“At the appointed hour there was a goodly muster at the rendezvous,” amongst the muster were the town’s Portreeve, Baliff, members of the Parish Council, the local vicar thirty named parishioners, along with boys from the grammar school and some stragglers who caught up the procession at a later time. Before setting of the group; “received the hospitality of Mr. W. H. Mortimer, of the brewery, who kindly gave the party ‘summat warm’ to start the journey and on it would appear from the light of subsequent events that the refreshments so served were of such a character as not only to cheer the heart and oil the tongue but to elevate the spirits to the doing of doughty deeds. With commendable punctuality the party (first giving cheers for the Queen) started on their 25 mile trip, first of course beating the bounds against Staverton. Led by the Portreeve rhe railway was crossed and the river Yeo (Ashburn) through Stone Park was followed and followed to Gulwell Bridge through Gulwell Cottage garden, occupied by Mr. S. Lear, then through Mrs Westerway’s garden and over the high wall, necessitating a drop of about 15 feet and a wading through some 10 feet of mud and water. Here one of the special correspondents came to grief, finding himself travelling head foremost but he had the ‘fun’ pretty much to himself. Proceeding through Leat Park Garden, it was remarked – perhaps somewhat rudely – what a grand variety of plants were growing in that charming spot. Pursuing the river through Gulwell Meadows the pedestrains found themselves below Priestaford farm house where there were four boundstones, which naturally enough received a good deal of attention. These stones once marked the bed of the river Yeo but it was clear that the flow of the water had washed away several yards of land on the Staverton side, the Ashburton parish being benefitted to the extent of Staverton’s loss. Moving on, the company next came to Pridhamsleigh, and it was noted that from there the water found its way to Furzeleigh Mill. An obstacle shortly presented itself in the form of the Pridhamsleigh Bridge, under which it was necessary to go if the bounds were to be properly beaten, but there were three feet of water to be encountered! However, there were present men, and boys too, who were nothing if they were not thorough… When the waders emerged from their cold bath – for it was a bleak morning – they were not envied their dripping garments and their shivering lower parts, although their appearance was the signal for an outburst of laughter, it was devoutly hoped that they would not take cold. Passing on, the river was followed in its zig zag course through Furzeleigh estate, and it was remarked on all hands that something should be done to improve its condition. Coming to the railway bridge a mishap occurred to a well-known townsman and would be Parish Councillor, who had the misfortune to collide with a rail and as a result to suffer the discomforts of losing blood from a prominent organ located in the face. Gaining the highway leading to Totnes and entering a meadow adjoining, many walked around the sycamore growing at the extreme end of the parish and greeted it with a hearty clap of the hands, feeling – it may be superstitiously – that in saluting the old tree they were only doing their duty to the present and future generations. Thus terminated stage one of the bound-beating, the river Dart next coming in for attention as being the division of Ashburton from Buckfastleigh and Holne i.e., from Dart Bridge to Holne Bridge. As previously stated, many felt that no obstacle should be allowed to stand in the way of doing the thing properly, even should it involve wading through water up to arm pits. It was not long before there was an opportunity of testing their courage, for the river had not been followed up far when that noble structure ‘Dart Bridge’ presented itself, and so far from their being any hesitation, there was a rush to be the first to pass under… Leaving Black Rock House and the Quarries to the left, the Buckfast Mills and St. Mary’s Abbey grounds were reached. Here the Portreeve made a few pertinent remarks on the woollen industyr and its importance to the neighbourhood. He called for three hearty cheers for the ‘operatives and the industry’ and the work people who were just then breakfasting returned the compliment. At the moment the bell of the Abbey was issuing forth its sonorous call to the Monks, probably to some devotional; exercises. The water being turned into the mill leat much of the river above the footbridge to the weir was taken on the large worn stones that formed its bed and here Messrs Amery took the opportunity to point out the boring action of the water on certain stones which had holes in them. A fine view of the Abbey was obtained as the party pursued their way up the river. After a short pause at the weir the route was followed up to a little island situate right under Hembury Fort. It transpired that this island had recently been purchased by Mr. T. Wetherdon, and that it belonged to Ashburton parish, consequently it was necessary that it should be perambulated. (The island in question here is in fact called ‘Blackpool Island’ although its no longer marked on the modern OS maps). Now this meant wading through some feet of water, but, there were some equal to the occasion, and no little amusement they caused, the elders pulling up there unmentionables and taking the youngsters on their backs. One or two came in for a jolly good ducking and the before mentioned – would-be-Councillor was one of them. The Portreeve narrowly escaped but he got off with only a wetting of the edge of his garments, not the ‘gown’ which was left safely at home, and he was congratulated on his good luck by a hearty cheer. Next time the Dart will probably be navigated at this part, and boats will, no doubt be plying to and from Wetherdon’s Island (?) . It was stated that before time it was connected with the main land by a wooden bridge, and that charcoal was made there, by who by, or what for was information which was not forthcoming. Just above this point Mr. F. Amery called attention to the old workings of the mine known as ‘Queen Dart’ which once gave employment to many inhabitants of the locality. The site of the workings is just under Horsehill Farm house and White Rock (?) was seen at no distance to the right. Another disused mine known as South Plain (South Plain Wood Copper Mine SX736 703) was visited and the party passed onto Sandy Gate and under the middle arch of Holne Bridge. Here by the kind thoughtfulness and hospitality characteristic of all true Britons the Portreeve had a good supply of refreshments waiting and it is hardly necessary to say it was most welcome and a good breakfast was enjoyed, the hour being just ten o’ clock. The vicar of Ashburton and Mr. Hingston of Totnes, steward to Mr. B. J. P. Bastard, joined at this point. The health of the Portreeve was proposed and drunk with great gusto and in a few minutes all were again on the move, for time was precious, and the party were not in a fit state to do much loitering, as rain had been steadily falling all the time. Moving on in the direction of ‘Lover’s Leap‘, formerly called Landscove Tor, that romantic spot was soon reached, and being the point at which Buckland joins the parish, the Portreeve, by happy inspiration, proposed a vote of thanks to Mr. Bastard for throwing open his grounds to the public during the summer months, which was he said, the means of affording great enjoyment to a large number of people, and was a great kindness and benefit to the inhabitants of Ashburton in particular. Mr. Hingston, in the course of a suitable reply, said he thought he would promise on behalf of Mr. Bastard that what had been done in the past would be continued in the future. Some hearty cheers were given for the squire, and the company having inspected the bond stone, (SX 7267 7226) which bore the date March 4th 1837, then broke away from the drive and up through the wood by a stream towards Auswell first coming to a well called Muswell. Here was another stone dated May 4th 1837 (SX 7282 7231) . Attention was called to a large holly bush growing over the well and to the granite cross near by, all will be found in King’s Head Wood, (this is particularly interesting as I can find no reference to a granite cross at this location). By way of implanting this secluded spot in the boundary well in the minds of the rising generation some of the boys stood on their heads on the bound stone. From this point a wall forms the boundary to a stone called ‘Ashburton Church Key’ (also known as the Ashburton Stone at grid reference SX 7300 7240) which was not recognisable, however, on this occasion. Following on the boundary line passed slick through the ruins of the threshing floors of Auswell Farm, where many an old labourer has threshed corn in two parishes at the same time. The line runs diagonally S. W. to N. E. From here the company moved on to Threshell Stone (SX 7333 7264) on the highway and climbing up the hill a well called Stidwell was noticed. This spring is a most valuable one, supplying as it does Buckland, Welstor and Bowdely with water and it has the reputation of never failing. Keeping on the course the party next came to the stone on the top of the hill known as the Grey Mare (SX 7342 7301) it was not stated whether it was the ghost of Tom Pearce’s of Widdecombe Fair renown and although it was of ample proportions the youngsters who mounted it voted it rather uncomfortable to sit astride. There is from the road to the Beacon a stone wall sufficiently wide on the top to admit two persons walking abreast and this was done the more effectually to claim the boundary. Sleet and snow was now falling fast, so there was no lingering at this elevated spot and the company hurried on in the direction of Cold-east corner passing on the way some stones dated 1746. There was one however dated 1837 which was a pointer to several others. There was also a stone denoting a path which formerly led from Welstor to Buckland. The stones dated 1837 appear to have been placed there by an arrangement between the owners of the properties – Mr. Woodley, of Halshanger, and Mr. Bastard of Buckland – the stones bearing the initials B. and W. The forth stone in the row is dated 1746 and marked P. W. for Peter Woodley, (also known as Mr. Woodley’s Post SX 7394 7446) who built the Newhouse Inn on the road from Ashburton to Chagford, but which has long since fallen in ruins. Having inspected William’s Well and Blackslade Ford, the party pursued their way by a wall to Grey Goose Nest, which was reached at 12. 30. Snow was falling heavily and the air was so keen that it froze the wayfarers. Luckily, however, the hospitality of the Portreeve was again to the front, and an adjournment for luncheon was made to the ruins of Newhouse, which was the limit of the boundary against Widecombe. Many of these boundstones can be seen on the Top Tor to Buckland Beacon walk page – HERE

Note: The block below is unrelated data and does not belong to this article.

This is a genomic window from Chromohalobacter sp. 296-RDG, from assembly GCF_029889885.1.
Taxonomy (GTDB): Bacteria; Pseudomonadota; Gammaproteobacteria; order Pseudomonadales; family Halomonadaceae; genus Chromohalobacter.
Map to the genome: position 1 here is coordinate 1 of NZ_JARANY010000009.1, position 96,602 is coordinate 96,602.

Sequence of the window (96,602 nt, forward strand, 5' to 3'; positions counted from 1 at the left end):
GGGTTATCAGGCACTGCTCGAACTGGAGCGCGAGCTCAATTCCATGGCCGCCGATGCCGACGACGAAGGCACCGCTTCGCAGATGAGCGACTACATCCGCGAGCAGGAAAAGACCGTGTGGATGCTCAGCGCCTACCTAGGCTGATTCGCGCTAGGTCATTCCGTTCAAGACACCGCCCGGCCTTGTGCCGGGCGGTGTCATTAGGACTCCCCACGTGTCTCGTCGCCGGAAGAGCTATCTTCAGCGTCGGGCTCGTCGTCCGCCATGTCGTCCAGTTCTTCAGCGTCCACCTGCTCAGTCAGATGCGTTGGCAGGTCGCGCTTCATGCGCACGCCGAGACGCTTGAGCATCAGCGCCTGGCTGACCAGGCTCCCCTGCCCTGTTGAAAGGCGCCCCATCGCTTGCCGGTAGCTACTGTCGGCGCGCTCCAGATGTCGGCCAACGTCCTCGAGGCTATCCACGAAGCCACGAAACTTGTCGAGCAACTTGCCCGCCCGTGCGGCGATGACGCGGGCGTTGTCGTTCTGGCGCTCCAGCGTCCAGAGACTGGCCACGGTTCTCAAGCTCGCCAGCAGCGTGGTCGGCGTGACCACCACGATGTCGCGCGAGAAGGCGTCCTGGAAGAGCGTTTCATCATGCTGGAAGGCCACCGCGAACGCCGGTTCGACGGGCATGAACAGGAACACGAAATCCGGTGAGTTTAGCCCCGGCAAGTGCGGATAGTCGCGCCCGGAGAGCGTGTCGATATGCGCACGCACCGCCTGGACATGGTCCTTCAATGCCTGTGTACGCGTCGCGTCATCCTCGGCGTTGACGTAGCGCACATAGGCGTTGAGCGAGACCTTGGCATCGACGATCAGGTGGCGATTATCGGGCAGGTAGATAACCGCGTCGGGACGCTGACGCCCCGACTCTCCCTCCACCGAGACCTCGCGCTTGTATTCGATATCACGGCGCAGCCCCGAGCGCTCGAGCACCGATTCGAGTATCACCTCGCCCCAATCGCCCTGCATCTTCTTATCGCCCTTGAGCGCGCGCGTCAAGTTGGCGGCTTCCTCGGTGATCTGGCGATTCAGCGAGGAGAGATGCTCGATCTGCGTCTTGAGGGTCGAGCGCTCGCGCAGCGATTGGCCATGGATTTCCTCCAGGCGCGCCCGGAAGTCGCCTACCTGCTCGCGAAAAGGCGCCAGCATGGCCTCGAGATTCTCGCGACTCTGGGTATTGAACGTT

The meal was substantial and most timely, but it had to be taken under difficulties, owing to the severe weather which had the effect of driving home some who evidently thought discretion was the better part of valour. Not much of a stay was made and the company pushed on leaving Rippon Tor of the right, and mounting the hill, Nutcracker Rock so tenderly poised by nature’s builder, was observed. Following the stone wall the boundary led through a bit of marshy ground or bog of about half a mile in extent in which there were a few mishaps, one lad sinking to a considerable depth but being pulled out he followed on again with great pluck and endurance. The party now neared a portion of the boundary where, in a field known as Lower New Park, belonging to Halshanger, the hedge at the higher end of the field belongs to Islington whilst the lower portion is in the parish of Ashburton, the boundary being about 30 yards below the stile at the division of the two fields on the Ashburton side. Enphasis was laid on this fact by Messrs Amery and supported by Mr. Randell, bailiff, to Mrs Woodley of Halshanger, who acted as guide to the party through the estate. A look at the extensive saw mills of Mr. Bowerman, of Dawlish, who is clearing a plantation there, and the company made off in the direction of Owlacombe, following the stream thither from Langford Bridge and proceeding from Owlacombe to Hook’s Cottage, the route by the way, leading direct through the mine (Owlacombe Tin and Arsenic Mines). At Hooks, Mr. E. Tucker kindly provided refreshments and after thanking him for his hospitality the company followed the little river lemon through the wood to Owls Rattle (?). At this point one of the company met with a misfortune, and damaged his nether garments which caused him endless anxiety thereafter, but which also caused the juveniles a corresponding amount of amusement. Keeping in tough with the Lemon the company arrived at Lemon Bridge, under which many went, not without sundry casualties, resulting in some more gratuitous ‘duckings’. At the corner of an orchard is the hedge that divides Islington from Bickington, and standing in Ashburton parish the corner of the hedge marked the boundaries of the three parishes. The Bickington Flock Mill, (SX 794 726) with its overshot wheel going its steady rounds, was duly observed, and the business of the day was pursued, and a meadow near the ruins of Lemonford Mill (SX 798 719), burnt down a few years ago was visited, but the bond stones there were past identification (SX 796 720), consequently a note was made that the Parish Council should give the matter attention. It appeared that on entering the meadow at the higher end the line would strike away to the corner of the orchard wall, then down through the middle of the orchard, over the hedge and into the Newton Road. Having reached the road it was followed as far as the Smith’s Shop at Water (?) where for the third time refreshments were provided by the Portreeve and whether the appetite was keener of the beef better the meal was best enjoyed of all. A short rest and the company are again on the move by the boundaries of Bickington and Torbryan, nothing of importance occurring until Combe Cross was reached. Passing through several fields on Goodstone grounds on to the top of Mead Hill Cross where the highway divides the parishes of Ashburton, Torbryan and Woodland, a stone indicates the division of the three parishes and the Portreeve was careful to have this noted (?). Following the highway into Great Sanctuary across the road to Higher Barn estate the top of Whistley was reached and a halt was made for the purpose of viewing certain bond stones , one of which has been shifted from its original position, causing a loss of about three yards of land, a hint being dropped that the Parish Council should see to this also. From the top of (?) Mr. Grosvenor Berry led on the now tired out party to Chuley pond and by the stream to Chuley House thence to the point from which the party started in the early morning. The round was now completed and, falling in, the company marched in procession to the Bullring, where the Portreeve thanked them for their attendance saying he was glad to see so many had gone the whole round. Mr Amery proposed a vote of thanks to the Portreeve for his great kindness and called for three cheers for him which was lustily given and the party then dispersed having had an enjoyable outing in spite of the rough weather. Thus terminated an interesting event and the Portreeve and jury are to be congratulated on the complete success of an undertaking, which none of their predecessors had attempted for nearly three centuries.”
Although many of the places named above no longer appear on modern-day Ordnance Survey maps it is still possible to follow Ashburton’s parish boundary on an early OS map which can be found online – HERE.